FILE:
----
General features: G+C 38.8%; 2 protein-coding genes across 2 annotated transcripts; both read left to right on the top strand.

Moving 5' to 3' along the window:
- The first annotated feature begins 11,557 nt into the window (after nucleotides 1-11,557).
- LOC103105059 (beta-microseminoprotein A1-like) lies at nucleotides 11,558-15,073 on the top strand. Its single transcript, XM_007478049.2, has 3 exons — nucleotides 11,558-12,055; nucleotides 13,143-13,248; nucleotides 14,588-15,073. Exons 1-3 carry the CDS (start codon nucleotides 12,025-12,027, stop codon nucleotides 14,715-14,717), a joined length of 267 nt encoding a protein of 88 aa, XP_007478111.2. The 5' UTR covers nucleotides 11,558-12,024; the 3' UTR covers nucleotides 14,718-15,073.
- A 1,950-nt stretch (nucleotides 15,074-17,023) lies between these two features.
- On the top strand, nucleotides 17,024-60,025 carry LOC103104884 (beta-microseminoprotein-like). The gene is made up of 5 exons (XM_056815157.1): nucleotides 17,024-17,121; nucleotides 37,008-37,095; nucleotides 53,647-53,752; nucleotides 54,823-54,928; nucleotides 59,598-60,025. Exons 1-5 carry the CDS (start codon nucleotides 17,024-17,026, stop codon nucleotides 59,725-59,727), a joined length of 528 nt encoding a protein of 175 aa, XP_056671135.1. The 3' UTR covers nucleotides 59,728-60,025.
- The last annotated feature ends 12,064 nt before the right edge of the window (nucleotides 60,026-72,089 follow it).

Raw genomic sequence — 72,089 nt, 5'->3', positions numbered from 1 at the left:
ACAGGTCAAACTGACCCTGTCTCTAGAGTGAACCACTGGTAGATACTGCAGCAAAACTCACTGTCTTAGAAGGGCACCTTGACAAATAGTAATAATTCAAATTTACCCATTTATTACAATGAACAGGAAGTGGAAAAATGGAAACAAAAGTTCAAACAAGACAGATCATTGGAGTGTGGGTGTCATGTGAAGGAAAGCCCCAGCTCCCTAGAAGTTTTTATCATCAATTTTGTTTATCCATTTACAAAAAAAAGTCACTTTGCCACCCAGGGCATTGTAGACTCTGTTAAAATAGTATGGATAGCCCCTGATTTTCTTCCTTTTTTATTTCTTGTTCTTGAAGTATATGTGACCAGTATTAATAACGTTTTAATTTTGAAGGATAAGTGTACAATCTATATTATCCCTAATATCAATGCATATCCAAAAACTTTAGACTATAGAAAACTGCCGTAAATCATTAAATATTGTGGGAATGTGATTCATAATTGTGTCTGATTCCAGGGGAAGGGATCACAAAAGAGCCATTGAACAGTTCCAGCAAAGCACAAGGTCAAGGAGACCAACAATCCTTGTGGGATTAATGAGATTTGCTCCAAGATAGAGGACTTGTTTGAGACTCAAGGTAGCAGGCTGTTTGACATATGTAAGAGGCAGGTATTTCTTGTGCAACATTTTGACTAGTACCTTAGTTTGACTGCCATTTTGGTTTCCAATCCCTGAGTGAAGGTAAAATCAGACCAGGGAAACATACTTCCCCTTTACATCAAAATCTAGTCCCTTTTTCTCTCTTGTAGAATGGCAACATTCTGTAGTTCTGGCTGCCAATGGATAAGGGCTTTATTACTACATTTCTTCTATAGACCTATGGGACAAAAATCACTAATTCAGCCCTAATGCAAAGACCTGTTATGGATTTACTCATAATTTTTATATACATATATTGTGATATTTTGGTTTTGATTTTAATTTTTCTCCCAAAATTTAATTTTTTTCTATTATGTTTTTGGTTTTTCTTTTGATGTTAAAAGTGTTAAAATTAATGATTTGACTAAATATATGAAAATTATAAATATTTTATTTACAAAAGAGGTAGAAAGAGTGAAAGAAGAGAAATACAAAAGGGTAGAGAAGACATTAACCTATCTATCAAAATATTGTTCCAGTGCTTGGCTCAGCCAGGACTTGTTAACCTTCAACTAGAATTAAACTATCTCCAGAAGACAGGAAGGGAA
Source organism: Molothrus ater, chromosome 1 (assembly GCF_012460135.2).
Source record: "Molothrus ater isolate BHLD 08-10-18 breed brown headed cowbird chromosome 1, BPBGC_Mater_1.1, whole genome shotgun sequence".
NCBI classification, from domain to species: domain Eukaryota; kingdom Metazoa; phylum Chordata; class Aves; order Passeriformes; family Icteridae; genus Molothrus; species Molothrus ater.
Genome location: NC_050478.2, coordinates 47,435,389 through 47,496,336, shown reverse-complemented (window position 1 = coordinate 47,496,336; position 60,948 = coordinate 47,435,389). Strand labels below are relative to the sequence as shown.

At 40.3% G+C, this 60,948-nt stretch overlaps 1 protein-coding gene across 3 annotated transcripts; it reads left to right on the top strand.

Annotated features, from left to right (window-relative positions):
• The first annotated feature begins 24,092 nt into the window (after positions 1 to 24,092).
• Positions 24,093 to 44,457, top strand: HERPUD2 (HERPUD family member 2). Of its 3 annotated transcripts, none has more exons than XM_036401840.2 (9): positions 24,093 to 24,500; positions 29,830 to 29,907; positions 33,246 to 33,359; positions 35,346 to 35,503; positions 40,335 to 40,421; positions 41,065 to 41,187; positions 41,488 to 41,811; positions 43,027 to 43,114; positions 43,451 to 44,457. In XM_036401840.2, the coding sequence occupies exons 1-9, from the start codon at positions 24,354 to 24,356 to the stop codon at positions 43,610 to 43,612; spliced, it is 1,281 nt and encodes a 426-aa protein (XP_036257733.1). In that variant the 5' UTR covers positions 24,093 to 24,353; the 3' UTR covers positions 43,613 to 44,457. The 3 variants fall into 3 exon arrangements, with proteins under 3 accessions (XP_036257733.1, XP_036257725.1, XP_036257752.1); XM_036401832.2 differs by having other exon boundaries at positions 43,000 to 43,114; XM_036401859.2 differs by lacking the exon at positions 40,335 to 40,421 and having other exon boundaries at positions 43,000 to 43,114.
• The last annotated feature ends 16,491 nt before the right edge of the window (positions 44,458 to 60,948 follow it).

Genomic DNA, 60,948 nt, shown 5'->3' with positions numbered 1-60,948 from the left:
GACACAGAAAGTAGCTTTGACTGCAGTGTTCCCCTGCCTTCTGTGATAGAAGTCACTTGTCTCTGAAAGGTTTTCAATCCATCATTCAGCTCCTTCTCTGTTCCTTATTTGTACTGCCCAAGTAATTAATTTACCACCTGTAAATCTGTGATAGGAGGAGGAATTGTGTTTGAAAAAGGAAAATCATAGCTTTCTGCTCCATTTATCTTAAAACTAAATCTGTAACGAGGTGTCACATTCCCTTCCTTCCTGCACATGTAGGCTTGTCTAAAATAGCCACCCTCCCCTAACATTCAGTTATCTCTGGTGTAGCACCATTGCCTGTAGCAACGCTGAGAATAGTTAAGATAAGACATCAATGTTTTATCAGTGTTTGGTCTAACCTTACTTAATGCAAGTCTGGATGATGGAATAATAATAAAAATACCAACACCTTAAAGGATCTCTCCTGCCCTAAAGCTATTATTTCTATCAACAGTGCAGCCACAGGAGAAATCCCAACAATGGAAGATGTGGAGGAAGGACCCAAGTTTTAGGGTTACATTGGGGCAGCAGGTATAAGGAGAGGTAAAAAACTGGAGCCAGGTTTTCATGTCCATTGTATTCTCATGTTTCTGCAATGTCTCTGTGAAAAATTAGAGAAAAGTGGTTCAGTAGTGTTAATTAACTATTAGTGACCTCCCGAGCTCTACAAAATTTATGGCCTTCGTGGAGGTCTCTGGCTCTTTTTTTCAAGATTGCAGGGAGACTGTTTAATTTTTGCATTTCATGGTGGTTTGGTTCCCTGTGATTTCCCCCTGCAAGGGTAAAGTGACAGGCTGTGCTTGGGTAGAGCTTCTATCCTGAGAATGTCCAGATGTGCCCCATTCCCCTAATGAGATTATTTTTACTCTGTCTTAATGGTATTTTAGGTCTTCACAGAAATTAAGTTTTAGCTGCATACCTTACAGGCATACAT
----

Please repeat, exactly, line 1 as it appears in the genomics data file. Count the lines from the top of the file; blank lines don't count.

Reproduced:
General features: G+C 38.8%; 2 protein-coding genes across 2 annotated transcripts; both read left to right on the top strand.